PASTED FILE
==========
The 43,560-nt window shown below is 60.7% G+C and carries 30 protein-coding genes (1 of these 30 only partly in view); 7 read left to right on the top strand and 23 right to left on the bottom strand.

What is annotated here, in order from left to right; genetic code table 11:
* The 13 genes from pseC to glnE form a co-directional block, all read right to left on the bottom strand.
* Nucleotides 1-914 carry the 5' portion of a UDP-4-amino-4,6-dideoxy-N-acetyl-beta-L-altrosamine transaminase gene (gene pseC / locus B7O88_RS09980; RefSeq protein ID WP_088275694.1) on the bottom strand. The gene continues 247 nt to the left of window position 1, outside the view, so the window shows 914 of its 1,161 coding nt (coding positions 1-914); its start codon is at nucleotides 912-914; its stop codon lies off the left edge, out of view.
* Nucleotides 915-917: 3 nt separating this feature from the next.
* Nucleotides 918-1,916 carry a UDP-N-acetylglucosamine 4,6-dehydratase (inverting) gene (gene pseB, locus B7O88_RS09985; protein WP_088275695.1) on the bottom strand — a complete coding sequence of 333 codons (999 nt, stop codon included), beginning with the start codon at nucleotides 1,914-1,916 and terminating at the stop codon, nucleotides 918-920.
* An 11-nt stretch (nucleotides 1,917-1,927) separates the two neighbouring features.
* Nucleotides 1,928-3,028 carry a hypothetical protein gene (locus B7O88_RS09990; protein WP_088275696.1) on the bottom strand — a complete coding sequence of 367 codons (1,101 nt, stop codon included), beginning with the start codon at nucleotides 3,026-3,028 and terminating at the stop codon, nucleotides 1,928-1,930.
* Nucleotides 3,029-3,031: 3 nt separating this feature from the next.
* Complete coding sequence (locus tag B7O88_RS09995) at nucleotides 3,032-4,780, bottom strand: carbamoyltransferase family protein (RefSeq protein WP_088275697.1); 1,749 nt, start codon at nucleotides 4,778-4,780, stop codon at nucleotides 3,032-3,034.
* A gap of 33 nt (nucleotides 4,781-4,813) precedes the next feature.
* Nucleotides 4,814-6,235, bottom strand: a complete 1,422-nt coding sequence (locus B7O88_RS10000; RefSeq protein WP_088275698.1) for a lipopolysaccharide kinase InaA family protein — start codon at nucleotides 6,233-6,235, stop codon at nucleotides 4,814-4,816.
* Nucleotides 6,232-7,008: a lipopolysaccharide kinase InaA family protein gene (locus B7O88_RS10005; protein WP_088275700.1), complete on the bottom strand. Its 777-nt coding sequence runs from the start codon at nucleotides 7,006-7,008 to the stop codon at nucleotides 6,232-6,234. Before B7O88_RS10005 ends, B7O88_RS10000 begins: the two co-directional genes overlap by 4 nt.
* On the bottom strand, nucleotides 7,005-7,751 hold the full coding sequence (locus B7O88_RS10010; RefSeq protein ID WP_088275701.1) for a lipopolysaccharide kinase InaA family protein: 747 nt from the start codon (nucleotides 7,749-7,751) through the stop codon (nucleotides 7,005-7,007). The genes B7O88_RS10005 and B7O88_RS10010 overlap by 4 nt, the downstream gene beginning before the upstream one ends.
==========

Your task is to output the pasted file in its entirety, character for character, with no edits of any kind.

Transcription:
The 43,560-nt window shown below is 60.7% G+C and carries 30 protein-coding genes (1 of these 30 only partly in view); 7 read left to right on the top strand and 23 right to left on the bottom strand.

What is annotated here, in order from left to right; genetic code table 11:
* The 13 genes from pseC to glnE form a co-directional block, all read right to left on the bottom strand.
* Nucleotides 1-914 carry the 5' portion of a UDP-4-amino-4,6-dideoxy-N-acetyl-beta-L-altrosamine transaminase gene (gene pseC / locus B7O88_RS09980; RefSeq protein ID WP_088275694.1) on the bottom strand. The gene continues 247 nt to the left of window position 1, outside the view, so the window shows 914 of its 1,161 coding nt (coding positions 1-914); its start codon is at nucleotides 912-914; its stop codon lies off the left edge, out of view.
* Nucleotides 915-917: 3 nt separating this feature from the next.
* Nucleotides 918-1,916 carry a UDP-N-acetylglucosamine 4,6-dehydratase (inverting) gene (gene pseB, locus B7O88_RS09985; protein WP_088275695.1) on the bottom strand — a complete coding sequence of 333 codons (999 nt, stop codon included), beginning with the start codon at nucleotides 1,914-1,916 and terminating at the stop codon, nucleotides 918-920.
* An 11-nt stretch (nucleotides 1,917-1,927) separates the two neighbouring features.
* Nucleotides 1,928-3,028 carry a hypothetical protein gene (locus B7O88_RS09990; protein WP_088275696.1) on the bottom strand — a complete coding sequence of 367 codons (1,101 nt, stop codon included), beginning with the start codon at nucleotides 3,026-3,028 and terminating at the stop codon, nucleotides 1,928-1,930.
* Nucleotides 3,029-3,031: 3 nt separating this feature from the next.
* Complete coding sequence (locus tag B7O88_RS09995) at nucleotides 3,032-4,780, bottom strand: carbamoyltransferase family protein (RefSeq protein WP_088275697.1); 1,749 nt, start codon at nucleotides 4,778-4,780, stop codon at nucleotides 3,032-3,034.
* A gap of 33 nt (nucleotides 4,781-4,813) precedes the next feature.
* Nucleotides 4,814-6,235, bottom strand: a complete 1,422-nt coding sequence (locus B7O88_RS10000; RefSeq protein WP_088275698.1) for a lipopolysaccharide kinase InaA family protein — start codon at nucleotides 6,233-6,235, stop codon at nucleotides 4,814-4,816.
* Nucleotides 6,232-7,008: a lipopolysaccharide kinase InaA family protein gene (locus B7O88_RS10005; protein WP_088275700.1), complete on the bottom strand. Its 777-nt coding sequence runs from the start codon at nucleotides 7,006-7,008 to the stop codon at nucleotides 6,232-6,234. Before B7O88_RS10005 ends, B7O88_RS10000 begins: the two co-directional genes overlap by 4 nt.
* On the bottom strand, nucleotides 7,005-7,751 hold the full coding sequence (locus B7O88_RS10010; RefSeq protein ID WP_088275701.1) for a lipopolysaccharide kinase InaA family protein: 747 nt from the start codon (nucleotides 7,749-7,751) through the stop codon (nucleotides 7,005-7,007). The genes B7O88_RS10005 and B7O88_RS10010 overlap by 4 nt, the downstream gene beginning before the upstream one ends.